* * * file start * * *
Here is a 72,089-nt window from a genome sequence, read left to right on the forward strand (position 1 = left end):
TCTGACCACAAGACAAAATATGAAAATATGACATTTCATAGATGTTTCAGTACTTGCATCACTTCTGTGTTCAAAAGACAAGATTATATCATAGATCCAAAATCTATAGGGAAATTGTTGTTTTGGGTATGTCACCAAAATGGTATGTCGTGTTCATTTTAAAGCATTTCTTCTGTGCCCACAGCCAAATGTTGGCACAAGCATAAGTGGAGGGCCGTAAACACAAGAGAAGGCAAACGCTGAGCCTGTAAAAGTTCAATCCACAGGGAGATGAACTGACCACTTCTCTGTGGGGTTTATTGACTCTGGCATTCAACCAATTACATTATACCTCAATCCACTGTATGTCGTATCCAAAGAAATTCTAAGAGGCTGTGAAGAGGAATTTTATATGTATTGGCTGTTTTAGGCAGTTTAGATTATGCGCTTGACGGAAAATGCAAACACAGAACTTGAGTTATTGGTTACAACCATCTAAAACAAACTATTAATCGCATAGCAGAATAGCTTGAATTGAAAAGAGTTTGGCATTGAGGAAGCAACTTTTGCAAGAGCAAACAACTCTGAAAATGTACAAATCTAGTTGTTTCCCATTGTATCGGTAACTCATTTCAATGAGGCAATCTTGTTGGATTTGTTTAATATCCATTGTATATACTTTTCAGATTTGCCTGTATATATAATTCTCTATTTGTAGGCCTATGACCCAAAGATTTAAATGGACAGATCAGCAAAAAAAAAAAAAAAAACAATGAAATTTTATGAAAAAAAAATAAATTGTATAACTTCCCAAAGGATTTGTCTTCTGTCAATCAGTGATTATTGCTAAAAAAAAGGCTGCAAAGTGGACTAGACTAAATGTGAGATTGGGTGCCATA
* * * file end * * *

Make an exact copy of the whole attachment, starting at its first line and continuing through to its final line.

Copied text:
Here is a 72,089-nt window from a genome sequence, read left to right on the forward strand (position 1 = left end):
TCTGACCACAAGACAAAATATGAAAATATGACATTTCATAGATGTTTCAGTACTTGCATCACTTCTGTGTTCAAAAGACAAGATTATATCATAGATCCAAAATCTATAGGGAAATTGTTGTTTTGGGTATGTCACCAAAATGGTATGTCGTGTTCATTTTAAAGCATTTCTTCTGTGCCCACAGCCAAATGTTGGCACAAGCATAAGTGGAGGGCCGTAAACACAAGAGAAGGCAAACGCTGAGCCTGTAAAAGTTCAATCCACAGGGAGATGAACTGACCACTTCTCTGTGGGGTTTATTGACTCTGGCATTCAACCAATTACATTATACCTCAATCCACTGTATGTCGTATCCAAAGAAATTCTAAGAGGCTGTGAAGAGGAATTTTATATGTATTGGCTGTTTTAGGCAGTTTAGATTATGCGCTTGACGGAAAATGCAAACACAGAACTTGAGTTATTGGTTACAACCATCTAAAACAAACTATTAATCGCATAGCAGAATAGCTTGAATTGAAAAGAGTTTGGCATTGAGGAAGCAACTTTTGCAAGAGCAAACAACTCTGAAAATGTACAAATCTAGTTGTTTCCCATTGTATCGGTAACTCATTTCAATGAGGCAATCTTGTTGGATTTGTTTAATATCCATTGTATATACTTTTCAGATTTGCCTGTATATATAATTCTCTATTTGTAGGCCTATGACCCAAAGATTTAAATGGACAGATCAGCAAAAAAAAAAAAAAAAACAATGAAATTTTATGAAAAAAAAATAAATTGTATAACTTCCCAAAGGATTTGTCTTCTGTCAATCAGTGATTATTGCTAAAAAAAAGGCTGCAAAGTGGACTAGACTAAATGTGAGATTGGGTGCCATA